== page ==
Their experience is the immigrant experience – as far as they’re concerned, no one’s handed them anything, they’ve built it from scratch. They’ve worked hard all their lives, many times only to see their jobs shipped overseas or their pension dumped after a lifetime of labor. They are anxious about their futures, and feel their dreams slipping away; in an era of stagnant wages and global competition, opportunity comes to be seen as a zero sum game, in which your dreams come at my expense. So when they are told to bus their children to a school across town; when they hear that an African American is getting an advantage in landing a good job or a spot in a good college because of an injustice that they themselves never committed; when they’re told that their fears about crime in urban neighborhoods are somehow prejudiced, resentment builds over time.
To acknowledge that
for the men and women of Reverend Wright’s generation, the memories of humiliation and doubt and fear have not gone away; nor has the anger and the bitterness of those years. That anger may not get expressed in public, in front of white co-workers or white friends. But it does find voice in the barbershop or around the kitchen table. At times, that anger is exploited by politicia ns, to gin up votes along racial lines, or to make up for a politician’s own failings.
And occasionally it finds voice in the church on Sunday morning, in the pulpit and in the pews. . . . . That anger is not always productive . . . But [it] is real; it is powerful; and to simply wish it away, to condemn it without understanding its roots, only serves to widen the chasm of misunderstanding that exists between the races.
So Where Do We Begin?
Story, for Obama, is not simply a way to approach the difficult truth. It is the instrument to cauterize our wounds; the weapon with which to resist the easy answer and the politically "correct" response.
Just as black anger often proved counterproductive, so have . . . white resentments distracted attention from the real culprits of the middle class squeeze – . . . . And yet, to wish away the resentments of white Americans, to label them as misguided or even racist, without recognizing they are grounded in legitimate concerns – this too widens the racial divide, and blocks the path to understanding.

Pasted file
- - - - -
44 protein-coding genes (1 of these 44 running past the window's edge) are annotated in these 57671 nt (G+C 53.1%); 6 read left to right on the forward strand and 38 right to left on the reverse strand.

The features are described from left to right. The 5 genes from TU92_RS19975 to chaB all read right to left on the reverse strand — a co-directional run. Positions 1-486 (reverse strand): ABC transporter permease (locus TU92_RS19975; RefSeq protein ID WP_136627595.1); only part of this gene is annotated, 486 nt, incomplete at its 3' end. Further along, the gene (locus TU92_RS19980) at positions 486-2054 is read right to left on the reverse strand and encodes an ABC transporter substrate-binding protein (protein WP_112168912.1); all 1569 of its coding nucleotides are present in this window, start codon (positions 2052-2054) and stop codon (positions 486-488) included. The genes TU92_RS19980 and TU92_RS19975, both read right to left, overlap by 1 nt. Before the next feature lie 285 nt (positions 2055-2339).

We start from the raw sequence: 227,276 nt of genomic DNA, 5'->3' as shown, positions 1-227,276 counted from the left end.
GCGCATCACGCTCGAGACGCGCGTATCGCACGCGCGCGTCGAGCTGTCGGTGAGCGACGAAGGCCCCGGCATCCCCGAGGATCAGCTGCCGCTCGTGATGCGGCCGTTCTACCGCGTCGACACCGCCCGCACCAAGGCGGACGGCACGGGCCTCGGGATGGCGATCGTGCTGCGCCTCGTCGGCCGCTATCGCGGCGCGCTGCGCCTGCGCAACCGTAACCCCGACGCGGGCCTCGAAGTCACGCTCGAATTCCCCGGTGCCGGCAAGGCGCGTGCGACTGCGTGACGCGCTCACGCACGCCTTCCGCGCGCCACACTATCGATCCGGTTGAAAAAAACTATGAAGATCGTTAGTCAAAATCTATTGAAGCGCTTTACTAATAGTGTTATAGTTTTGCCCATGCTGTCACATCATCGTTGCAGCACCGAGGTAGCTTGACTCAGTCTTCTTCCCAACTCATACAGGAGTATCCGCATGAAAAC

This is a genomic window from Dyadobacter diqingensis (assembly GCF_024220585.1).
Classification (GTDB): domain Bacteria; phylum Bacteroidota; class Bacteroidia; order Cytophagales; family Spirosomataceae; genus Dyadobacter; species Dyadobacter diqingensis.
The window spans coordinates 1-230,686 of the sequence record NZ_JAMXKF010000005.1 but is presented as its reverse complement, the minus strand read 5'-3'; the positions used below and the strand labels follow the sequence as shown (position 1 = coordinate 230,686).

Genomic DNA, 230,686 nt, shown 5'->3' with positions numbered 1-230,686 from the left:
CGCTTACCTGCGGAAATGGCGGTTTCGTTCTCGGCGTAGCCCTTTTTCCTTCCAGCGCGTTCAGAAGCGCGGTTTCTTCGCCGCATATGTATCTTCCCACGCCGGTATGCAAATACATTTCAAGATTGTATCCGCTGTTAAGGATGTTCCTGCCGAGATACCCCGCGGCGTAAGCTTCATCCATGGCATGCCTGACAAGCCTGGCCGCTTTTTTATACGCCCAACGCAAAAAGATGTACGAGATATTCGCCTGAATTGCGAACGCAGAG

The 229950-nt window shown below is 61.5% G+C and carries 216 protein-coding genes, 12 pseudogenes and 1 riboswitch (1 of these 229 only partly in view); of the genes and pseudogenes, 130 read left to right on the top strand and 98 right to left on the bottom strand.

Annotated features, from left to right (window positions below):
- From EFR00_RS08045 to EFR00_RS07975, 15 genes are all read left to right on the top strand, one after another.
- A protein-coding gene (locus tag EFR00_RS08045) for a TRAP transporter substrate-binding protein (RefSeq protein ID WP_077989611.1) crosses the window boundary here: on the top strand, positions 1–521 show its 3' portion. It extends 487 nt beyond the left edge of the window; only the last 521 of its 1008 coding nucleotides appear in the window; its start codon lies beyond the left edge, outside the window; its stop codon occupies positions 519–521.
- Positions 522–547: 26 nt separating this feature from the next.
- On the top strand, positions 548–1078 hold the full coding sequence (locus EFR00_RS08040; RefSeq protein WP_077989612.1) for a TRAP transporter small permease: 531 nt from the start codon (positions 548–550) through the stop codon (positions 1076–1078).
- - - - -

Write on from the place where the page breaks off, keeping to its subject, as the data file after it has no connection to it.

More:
This is where we are right now. It’s a racial stalemate we’ve been stuck in for years.
So where do we begin?
"There is a young, twenty-three year old white woman named Ashley Baia who organized for our campaign in Florence, South Carolina," Obama concludes.
She had been working to organize a mostly African-American community since the beginning of this campaign, and one day she was at a roundtable discussion where everyone went around telling their story and why they were there.
And Ashley said that when she was nine years old, her mother got cancer. And because she had to miss days of work, she was let go and lost her health care. They had to file for bankruptcy, and that’s when Ashley decided that she had to do something to help her mom.
She knew that food was one of their most expensive costs, and so Ashley convinced her mother that what she really liked and really wanted to eat more than anything else was mustard and relish sandwiches. Because that was the cheapest way to eat.
She did this for a year until her mom got better, and she told everyone at the roundtable that the reason she joined our campaign was so that she could help the millions of other children in the country who want and need to help their parents too. . . .
. . . Ashley finishes her story and then goes around the room and asks everyone else why they’re supporting the campaign. They all have different stories and reasons. Many bring up a specific issue. And finally they come to this elderly black man who’s been sitting there quietly the entire time. And Ashley asks him why he’s there. And he does not bring up a specific issue. He does not say health care or the economy. He does not say education or the war. He does not say that he was there because of Barack Obama. He simply says to everyone in the room, “I am here because of Ashley.”
“I’m here because of Ashley.”
The recognition that we are involved, engaged, hopeful, willing, motivated, cheered, encouraged, and made more courageous because we have connected with one specific textured, multi-dimensional, storied human being, is not, Obama admits "enough."
"But it is where we start."